I have been reading the blog written by Michel Baudin for a few months. It is a source of great information for those with an interest in lean principles (derived from the Toyota Production System).
He started examining in depth each of the 14 points from Deming’s book Out of the Crisis. For those who don’t know Deming, he is “the American expert who went to Japan in 1950, and started the revolution that turned ‘Made in Japan’ from a label for cheap, shoddy goods into a mark of excellence.”
What is really striking to me is that Deming is widely viewed as a “quality guru”, his ideas have been famous for about 30 years in manufacturing circles, and yet very few companies follow his advice!
Here are three of the more interesting points (I wrote the main takeaways below).
- Focus on the total cost of ownership, rather than on the individual cost of each product.
- Try to source one item from 1 supplier. It might be risky, but a supplier shutting down abruptly is not a disaster if managed properly.
- Single-sourcing certain components is the way to go if the supplier is willing to exchange in-depth information and technical know-how (this exchange should be a two-way street).
- Improvement is an activity that must always be part of the life of any business organization.
- A factory that practices improvement looks slightly different if you revisit it after six months and is unrecognizable after two years.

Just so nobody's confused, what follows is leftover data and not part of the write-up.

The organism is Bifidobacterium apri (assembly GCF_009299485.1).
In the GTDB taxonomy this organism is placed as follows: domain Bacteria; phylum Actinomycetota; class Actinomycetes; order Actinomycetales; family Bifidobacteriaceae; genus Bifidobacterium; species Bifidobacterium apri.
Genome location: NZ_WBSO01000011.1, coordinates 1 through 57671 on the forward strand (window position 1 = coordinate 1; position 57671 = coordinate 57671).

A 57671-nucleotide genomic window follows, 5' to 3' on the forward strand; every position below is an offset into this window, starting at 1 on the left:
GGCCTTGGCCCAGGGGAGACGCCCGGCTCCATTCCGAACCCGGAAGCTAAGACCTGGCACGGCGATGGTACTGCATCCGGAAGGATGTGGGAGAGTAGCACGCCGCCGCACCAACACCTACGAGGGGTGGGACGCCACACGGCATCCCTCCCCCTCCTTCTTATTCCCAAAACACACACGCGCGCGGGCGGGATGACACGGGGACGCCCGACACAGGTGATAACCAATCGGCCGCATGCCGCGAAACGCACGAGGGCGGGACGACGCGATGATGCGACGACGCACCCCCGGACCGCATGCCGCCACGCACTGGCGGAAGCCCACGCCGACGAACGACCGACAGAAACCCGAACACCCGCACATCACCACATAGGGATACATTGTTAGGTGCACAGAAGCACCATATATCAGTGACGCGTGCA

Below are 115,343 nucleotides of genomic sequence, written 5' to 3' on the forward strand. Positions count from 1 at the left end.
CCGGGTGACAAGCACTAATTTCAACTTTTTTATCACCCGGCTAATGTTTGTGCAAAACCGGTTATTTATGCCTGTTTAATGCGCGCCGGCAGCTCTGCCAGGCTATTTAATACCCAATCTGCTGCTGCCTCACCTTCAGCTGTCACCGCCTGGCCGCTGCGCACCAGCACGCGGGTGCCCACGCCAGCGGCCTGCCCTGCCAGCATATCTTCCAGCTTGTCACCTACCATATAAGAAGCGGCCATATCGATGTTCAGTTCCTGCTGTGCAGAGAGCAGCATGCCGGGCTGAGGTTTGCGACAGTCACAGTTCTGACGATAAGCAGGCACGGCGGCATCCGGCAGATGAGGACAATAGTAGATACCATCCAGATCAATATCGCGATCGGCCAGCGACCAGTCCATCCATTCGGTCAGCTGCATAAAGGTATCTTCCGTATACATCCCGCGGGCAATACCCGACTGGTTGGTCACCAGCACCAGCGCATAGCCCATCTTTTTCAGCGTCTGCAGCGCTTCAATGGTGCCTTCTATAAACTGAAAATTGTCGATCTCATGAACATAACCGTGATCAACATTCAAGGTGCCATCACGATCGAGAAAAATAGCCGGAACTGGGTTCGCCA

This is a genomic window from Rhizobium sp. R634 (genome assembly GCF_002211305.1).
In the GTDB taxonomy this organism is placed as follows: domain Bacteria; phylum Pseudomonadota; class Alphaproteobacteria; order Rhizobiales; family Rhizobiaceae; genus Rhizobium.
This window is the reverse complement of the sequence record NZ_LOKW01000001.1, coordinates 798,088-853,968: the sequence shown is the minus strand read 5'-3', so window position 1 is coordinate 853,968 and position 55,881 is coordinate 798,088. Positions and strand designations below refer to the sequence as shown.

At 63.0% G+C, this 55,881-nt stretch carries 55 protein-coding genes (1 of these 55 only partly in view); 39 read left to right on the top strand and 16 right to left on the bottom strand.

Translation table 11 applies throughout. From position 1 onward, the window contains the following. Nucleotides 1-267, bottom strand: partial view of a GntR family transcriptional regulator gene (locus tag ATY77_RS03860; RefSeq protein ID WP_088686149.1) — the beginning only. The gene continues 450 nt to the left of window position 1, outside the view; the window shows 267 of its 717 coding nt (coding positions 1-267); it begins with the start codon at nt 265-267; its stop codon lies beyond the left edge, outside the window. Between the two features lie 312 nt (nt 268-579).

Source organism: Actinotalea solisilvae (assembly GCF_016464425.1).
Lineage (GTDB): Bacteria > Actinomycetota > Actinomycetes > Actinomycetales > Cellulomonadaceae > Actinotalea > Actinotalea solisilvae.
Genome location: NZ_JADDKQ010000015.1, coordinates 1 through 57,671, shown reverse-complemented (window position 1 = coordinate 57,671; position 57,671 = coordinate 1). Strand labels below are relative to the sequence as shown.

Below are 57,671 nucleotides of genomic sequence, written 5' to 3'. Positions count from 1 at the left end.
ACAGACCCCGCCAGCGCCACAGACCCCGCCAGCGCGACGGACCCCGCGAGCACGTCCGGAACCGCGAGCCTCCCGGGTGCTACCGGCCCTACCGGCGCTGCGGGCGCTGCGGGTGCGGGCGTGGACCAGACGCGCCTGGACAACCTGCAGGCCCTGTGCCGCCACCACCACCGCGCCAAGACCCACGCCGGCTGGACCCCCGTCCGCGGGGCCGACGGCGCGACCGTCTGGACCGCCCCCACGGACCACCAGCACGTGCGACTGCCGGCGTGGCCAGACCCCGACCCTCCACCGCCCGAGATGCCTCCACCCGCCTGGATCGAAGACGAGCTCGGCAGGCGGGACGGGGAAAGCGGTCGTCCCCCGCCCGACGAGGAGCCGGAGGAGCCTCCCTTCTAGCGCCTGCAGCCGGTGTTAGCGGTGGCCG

- There seem NOT to be diminishing returns for improvement efforts.
- Saying that a process has been “optimized” is nonsense. There is always room for improvement.
- Quality control does not add any value. Whenever possible, it should be eliminated.
- Quality should be built into the design of the products and into the processes to manufacture them.
- Final inspection and test have never completely disappeared, even in the car industry.
- Deming does not distinguish between inspection and testing, but they probably should. For example, integrated circuits are not inspected by humans but tested on automatic test equipment that, if properly calibrated, provides consistent results.
Other points are explained on michelbaudin.com.
PS: I also learned why sort, set in order, shine, standardize, and sustain are poor translations for the 5S:
– Seiri does not mean Sort. It means removing from the shop floor the items you don’t use routinely.
– Seiton is not too badly mangled by “set in order.” It refers to having assigned locations and labels for everything you retain on the shop floor.
– Seiso means Clean, not Shine. The idea is to have production operators clean their workplace at shift end, so that they notice details like spills, frayed cables, or broken lamps. It is not about making it pretty.
– Seiketsu does not mean Standardize. It is the reduction of the first three S’s to daily practice by management enforcement, through things like checklists and audits.
– Shitsuke does not mean Sustain, and it is not an action but the condition you reach when the performance of the first three S’s has become second-nature to the organization. As long as you tell your kid to brush his teeth every day, you are practicing Seiketsu; once he does it without prompting, you have achieved Shitsuke.
This also comes straight out of one of Michel’s recent articles.